Adapting to a New Culture: Tips For International Students.
Hey guys, Are you getting ready to attend school abroad, or already there as an international student? That is great! And I’m super proud of your efforts. To be honest, I understand that it is usually not easy for international students to adjust to a new environment, especially if they’re entirely new to the country.
In the same vein, adapting to a new culture isn’t a walk in the park either; you’re constantly walking on eggshells, trying to be respectful to the locals and their culture and not create a massive cultural blunder that would lead to social suicide (damn, I paint a bleary picture). As an international student, you’d be in direct interaction with indigenes, natives, and other international students. I promise it’s not all dark and scary.
I remember a funny story, about a friend of mine who traveled to Seoul, South Korea as part of a cultural exchange. He went out to get dinner with some friends and acquaintances, where he was offered tea, which he graciously accepted. He wasn’t aware of the Korean cultural etiquette of drinking tea, where when one is offered tea, one must bow and turn to the side to drink after being served by an Elder. When he was corrected, he felt very embarrassed. I’m sure you would want to avoid making a similar mistake and you’re open to learn and have a ton of questions.
Well, that’s why I’m here, with my trusty bag of 10 tips on how to step out of your comfort zone and adjust easily to your new environment.
Learn about your Destination.
Perhaps the simplest way to blend in quickly is to learn about where you’re going. Imagine you’re on a James Bond-type secret mission, and you need all the information you can get.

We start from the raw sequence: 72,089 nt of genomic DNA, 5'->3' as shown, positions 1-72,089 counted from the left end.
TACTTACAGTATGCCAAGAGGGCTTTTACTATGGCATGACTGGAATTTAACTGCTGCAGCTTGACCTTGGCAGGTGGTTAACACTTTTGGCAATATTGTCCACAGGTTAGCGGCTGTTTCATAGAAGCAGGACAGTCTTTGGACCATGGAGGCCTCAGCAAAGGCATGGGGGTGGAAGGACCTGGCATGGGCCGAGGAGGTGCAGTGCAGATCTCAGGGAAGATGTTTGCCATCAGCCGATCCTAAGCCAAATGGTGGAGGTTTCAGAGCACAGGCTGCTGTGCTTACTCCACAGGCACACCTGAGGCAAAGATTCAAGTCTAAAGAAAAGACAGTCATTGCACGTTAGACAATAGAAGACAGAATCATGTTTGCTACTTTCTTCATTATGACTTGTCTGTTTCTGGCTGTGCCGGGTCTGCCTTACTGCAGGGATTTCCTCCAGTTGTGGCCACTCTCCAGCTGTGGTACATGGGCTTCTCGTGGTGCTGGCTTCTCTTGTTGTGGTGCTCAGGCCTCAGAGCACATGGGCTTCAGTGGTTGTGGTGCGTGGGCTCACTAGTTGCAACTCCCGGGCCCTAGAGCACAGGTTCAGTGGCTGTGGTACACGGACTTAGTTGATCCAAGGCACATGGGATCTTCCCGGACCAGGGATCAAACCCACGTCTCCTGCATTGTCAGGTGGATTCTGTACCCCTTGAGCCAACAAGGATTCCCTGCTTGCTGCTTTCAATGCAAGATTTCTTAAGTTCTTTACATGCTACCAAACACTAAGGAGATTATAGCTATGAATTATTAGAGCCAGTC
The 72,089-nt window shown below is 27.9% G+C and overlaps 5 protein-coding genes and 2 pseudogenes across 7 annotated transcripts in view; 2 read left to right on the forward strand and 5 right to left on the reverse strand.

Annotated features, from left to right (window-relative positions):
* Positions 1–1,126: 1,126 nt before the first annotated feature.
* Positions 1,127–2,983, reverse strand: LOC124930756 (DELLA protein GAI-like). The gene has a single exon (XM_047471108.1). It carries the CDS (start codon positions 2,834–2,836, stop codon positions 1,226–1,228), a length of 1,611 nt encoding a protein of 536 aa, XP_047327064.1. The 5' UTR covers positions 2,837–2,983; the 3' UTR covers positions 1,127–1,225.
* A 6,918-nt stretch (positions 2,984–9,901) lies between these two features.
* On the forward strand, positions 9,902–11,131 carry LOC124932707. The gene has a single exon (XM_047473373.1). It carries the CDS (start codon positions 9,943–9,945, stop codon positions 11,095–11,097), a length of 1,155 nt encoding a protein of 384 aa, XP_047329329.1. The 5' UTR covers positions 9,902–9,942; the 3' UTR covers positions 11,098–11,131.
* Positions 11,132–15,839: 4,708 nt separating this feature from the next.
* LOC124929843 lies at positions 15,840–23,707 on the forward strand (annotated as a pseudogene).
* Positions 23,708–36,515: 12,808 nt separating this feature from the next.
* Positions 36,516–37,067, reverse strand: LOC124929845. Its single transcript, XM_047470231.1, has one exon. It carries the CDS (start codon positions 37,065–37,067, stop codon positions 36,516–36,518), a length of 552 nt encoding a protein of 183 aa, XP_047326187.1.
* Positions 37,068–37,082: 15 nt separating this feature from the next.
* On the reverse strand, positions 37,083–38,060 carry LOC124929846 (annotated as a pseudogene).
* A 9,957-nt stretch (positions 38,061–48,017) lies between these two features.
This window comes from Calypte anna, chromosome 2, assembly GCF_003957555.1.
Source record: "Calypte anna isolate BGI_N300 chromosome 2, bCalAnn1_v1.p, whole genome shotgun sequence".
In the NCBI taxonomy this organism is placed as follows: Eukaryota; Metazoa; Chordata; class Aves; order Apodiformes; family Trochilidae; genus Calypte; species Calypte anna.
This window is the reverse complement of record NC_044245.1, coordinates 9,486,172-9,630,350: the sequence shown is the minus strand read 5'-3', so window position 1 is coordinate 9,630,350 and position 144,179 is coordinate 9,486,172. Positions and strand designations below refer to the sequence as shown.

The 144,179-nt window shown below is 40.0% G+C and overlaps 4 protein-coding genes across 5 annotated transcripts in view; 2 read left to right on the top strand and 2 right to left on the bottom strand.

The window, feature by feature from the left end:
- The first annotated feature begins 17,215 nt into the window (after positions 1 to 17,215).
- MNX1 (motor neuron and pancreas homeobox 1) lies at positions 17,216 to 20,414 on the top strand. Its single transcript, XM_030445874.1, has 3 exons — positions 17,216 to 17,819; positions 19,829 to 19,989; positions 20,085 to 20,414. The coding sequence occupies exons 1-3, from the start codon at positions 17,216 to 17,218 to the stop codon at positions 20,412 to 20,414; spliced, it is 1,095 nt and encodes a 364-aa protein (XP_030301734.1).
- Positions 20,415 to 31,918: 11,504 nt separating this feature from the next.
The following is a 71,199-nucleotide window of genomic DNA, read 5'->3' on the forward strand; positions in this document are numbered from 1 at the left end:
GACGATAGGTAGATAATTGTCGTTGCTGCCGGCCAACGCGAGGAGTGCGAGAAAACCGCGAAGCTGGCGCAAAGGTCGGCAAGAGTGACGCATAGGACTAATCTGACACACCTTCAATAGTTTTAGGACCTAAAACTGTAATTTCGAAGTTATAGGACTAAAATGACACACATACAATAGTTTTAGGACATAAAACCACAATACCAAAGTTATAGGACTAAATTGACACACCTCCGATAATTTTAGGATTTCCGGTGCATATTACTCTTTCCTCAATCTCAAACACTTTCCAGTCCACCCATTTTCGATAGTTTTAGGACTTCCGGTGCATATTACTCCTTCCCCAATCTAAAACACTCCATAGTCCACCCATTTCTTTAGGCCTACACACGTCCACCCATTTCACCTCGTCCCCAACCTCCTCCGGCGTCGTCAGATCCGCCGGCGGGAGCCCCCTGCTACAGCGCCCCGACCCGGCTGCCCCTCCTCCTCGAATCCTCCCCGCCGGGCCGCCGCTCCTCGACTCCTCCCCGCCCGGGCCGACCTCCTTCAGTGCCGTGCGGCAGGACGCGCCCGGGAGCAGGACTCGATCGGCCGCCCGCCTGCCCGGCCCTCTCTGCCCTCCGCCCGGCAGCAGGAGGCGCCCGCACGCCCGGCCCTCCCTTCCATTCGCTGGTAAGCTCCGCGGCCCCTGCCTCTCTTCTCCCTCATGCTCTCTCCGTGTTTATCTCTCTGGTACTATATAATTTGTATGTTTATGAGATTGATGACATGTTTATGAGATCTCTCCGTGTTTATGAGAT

Now, the context is different, but the rule remains the same. Equip yourself with sufficient knowledge of the food, norms, customs, relationships, and others.
A good example is learning the local language of your destination. Being able to speak and listening to others will allow you to adapt better and faster.
Also, learn about common stereotypes and confirm their validity before acting on them to avoid coming across as rude and making enemies.
Finally, you can research affordable transportation plans and access to basic amenities. This can save you a lot of time and effort once you get to your destination.
Once your plane touches the ground at the Airport, wear your explorer’s hat and pay close and careful attention to everything you see. Observe the neighborhood, how people interact, and their way of life. Embrace the newness of everything you see and have an appreciative mindset. Also, be open-minded, so you don’t suffer from culture shock.
If you’ll be at your accommodation before school resumes, your neighbors are the first people to connect with. They can serve as your local guides, teaching you the culture and pointing out important places like supermarkets, healthcare centers, and hubs that may benefit you in the long run.
You may see many things, hear many stories, and face many experiences, making you have many questions. It’s perfectly normal for someone trying to adapt to a new setting to be surprised, confused or have a plethora of questions. Ensure you ask questions of your neighbors, friendly locals, fellow students, and public officers. They usually have the answers you seek.